Hornets responded positively, shoving Batley’s plus-sized pack back up the hill: Earl Hurst wiped out late by a high shot en-route: Referee Mr Dolan opting for just a penalty. Hornets’ retribution was swift. Fast hands across the park found Dec Kay in the line and his pinpoint cut-out pass found Rob Massam who acrobatically finished in the corner in front of the celebrating travelling support.

Batley got a lucky break on 14 minutes. Mr Dolan appeared to stop play for a Batley forward pass, only to give the home side a mystery penalty. Brambani taking advantage to step through a retreating defence to score. Walker the extras and Batley ahead 6-4.

The home side then capitalised on this momentum shift: a huge line-break by Batley lump Rowe  sending Harrison under the black dot. Walker on target to extend Batley’s lead to 12-4.

With the momentum in their favour, Batley sucked the game into a midfield battle where they feel more comfortable and which restricted Hornets’ desire to move the ball. But on 28 minutes, Hornets produced a moment of free-play magic: Dave Allen forcing a Batley error, Danny Yates gathering the loose ball, launching Rob Massam up the touchline. The Welsh flyer burned 70 metres up the slope and, with defenders gathering, found Deon Cross in support to score the try of the game. Wonderful stuff. Tyler Whittaker added the extras and Hornets were back in the chase at 12-10.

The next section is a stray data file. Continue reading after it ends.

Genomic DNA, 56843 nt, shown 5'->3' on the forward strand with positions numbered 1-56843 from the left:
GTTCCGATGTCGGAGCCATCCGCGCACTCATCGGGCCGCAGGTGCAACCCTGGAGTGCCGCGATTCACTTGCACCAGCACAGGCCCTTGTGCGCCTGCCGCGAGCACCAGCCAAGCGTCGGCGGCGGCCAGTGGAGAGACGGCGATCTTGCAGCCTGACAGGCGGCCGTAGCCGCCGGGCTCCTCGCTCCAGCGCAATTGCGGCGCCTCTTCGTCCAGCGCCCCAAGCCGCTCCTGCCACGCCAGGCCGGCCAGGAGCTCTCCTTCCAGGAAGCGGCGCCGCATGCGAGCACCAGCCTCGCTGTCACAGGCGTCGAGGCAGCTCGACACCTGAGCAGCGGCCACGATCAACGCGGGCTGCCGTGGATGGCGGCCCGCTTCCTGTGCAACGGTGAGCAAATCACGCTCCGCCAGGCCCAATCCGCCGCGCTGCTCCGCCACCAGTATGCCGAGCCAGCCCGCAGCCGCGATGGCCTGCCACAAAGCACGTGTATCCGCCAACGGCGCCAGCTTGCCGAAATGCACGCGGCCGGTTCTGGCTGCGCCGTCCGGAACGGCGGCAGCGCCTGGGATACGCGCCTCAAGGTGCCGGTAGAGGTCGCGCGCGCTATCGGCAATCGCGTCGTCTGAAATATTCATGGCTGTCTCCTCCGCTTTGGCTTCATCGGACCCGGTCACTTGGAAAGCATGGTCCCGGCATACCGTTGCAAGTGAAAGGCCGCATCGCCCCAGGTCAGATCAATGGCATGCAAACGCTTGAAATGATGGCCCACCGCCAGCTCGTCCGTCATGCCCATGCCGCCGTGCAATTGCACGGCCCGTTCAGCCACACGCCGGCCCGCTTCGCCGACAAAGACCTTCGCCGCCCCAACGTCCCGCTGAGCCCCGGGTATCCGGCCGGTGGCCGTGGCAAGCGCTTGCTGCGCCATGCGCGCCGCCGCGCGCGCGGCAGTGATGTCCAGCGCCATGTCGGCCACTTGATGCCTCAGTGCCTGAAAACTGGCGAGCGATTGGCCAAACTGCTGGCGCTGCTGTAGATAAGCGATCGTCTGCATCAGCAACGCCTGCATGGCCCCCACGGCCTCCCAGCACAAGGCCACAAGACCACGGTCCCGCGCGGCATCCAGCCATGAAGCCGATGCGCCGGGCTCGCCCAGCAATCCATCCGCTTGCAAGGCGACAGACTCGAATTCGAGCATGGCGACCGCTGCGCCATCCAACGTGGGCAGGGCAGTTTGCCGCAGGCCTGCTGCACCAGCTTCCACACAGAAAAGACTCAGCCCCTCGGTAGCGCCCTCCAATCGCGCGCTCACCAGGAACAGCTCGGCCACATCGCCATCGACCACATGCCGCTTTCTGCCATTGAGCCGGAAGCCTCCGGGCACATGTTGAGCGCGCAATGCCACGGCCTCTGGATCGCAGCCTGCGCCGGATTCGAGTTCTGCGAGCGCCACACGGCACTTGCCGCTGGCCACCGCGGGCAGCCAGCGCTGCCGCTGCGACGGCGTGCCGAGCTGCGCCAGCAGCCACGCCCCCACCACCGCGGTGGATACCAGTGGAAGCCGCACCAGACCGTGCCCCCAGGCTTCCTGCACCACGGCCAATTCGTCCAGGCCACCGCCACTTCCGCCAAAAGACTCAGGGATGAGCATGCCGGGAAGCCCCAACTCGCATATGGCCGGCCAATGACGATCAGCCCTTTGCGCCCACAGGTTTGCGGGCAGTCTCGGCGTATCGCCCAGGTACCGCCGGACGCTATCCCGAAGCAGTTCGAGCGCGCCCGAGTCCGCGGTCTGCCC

But Batley regrouped, played through their sets and - on 32 minutes - Farrel produced a nice drop-off pass for Bretherton to score. Walker the two and Batley eight points to the good down the slope with half-time looming.

There was still time for Hornets to go close: another attack up the left, but Rob Massam was bundled into touch as he lunged for the corner. Half time 18-10 - and Hornets looking forward to playing downhill.

The second half began with both sides exchanging drop-outs - between which Dec Kay was helped from the field with a leg injury.

As Hornets shuffled the backline (Richard Lepori to Full-back, Alex Gaskell onto the wing), Batley capitalised: Farrell mugging defenders from close range with a cheap dummy. Walker comedically wide with the conversion attempt and Hornets left in search of two scores at 22-10.

Hornets continued to press: a big last tackle kick from Danny Yates falling to Rob Massam who was harried into touch; then Earl Hurst unable to find a way to the line as the defence appeared to part.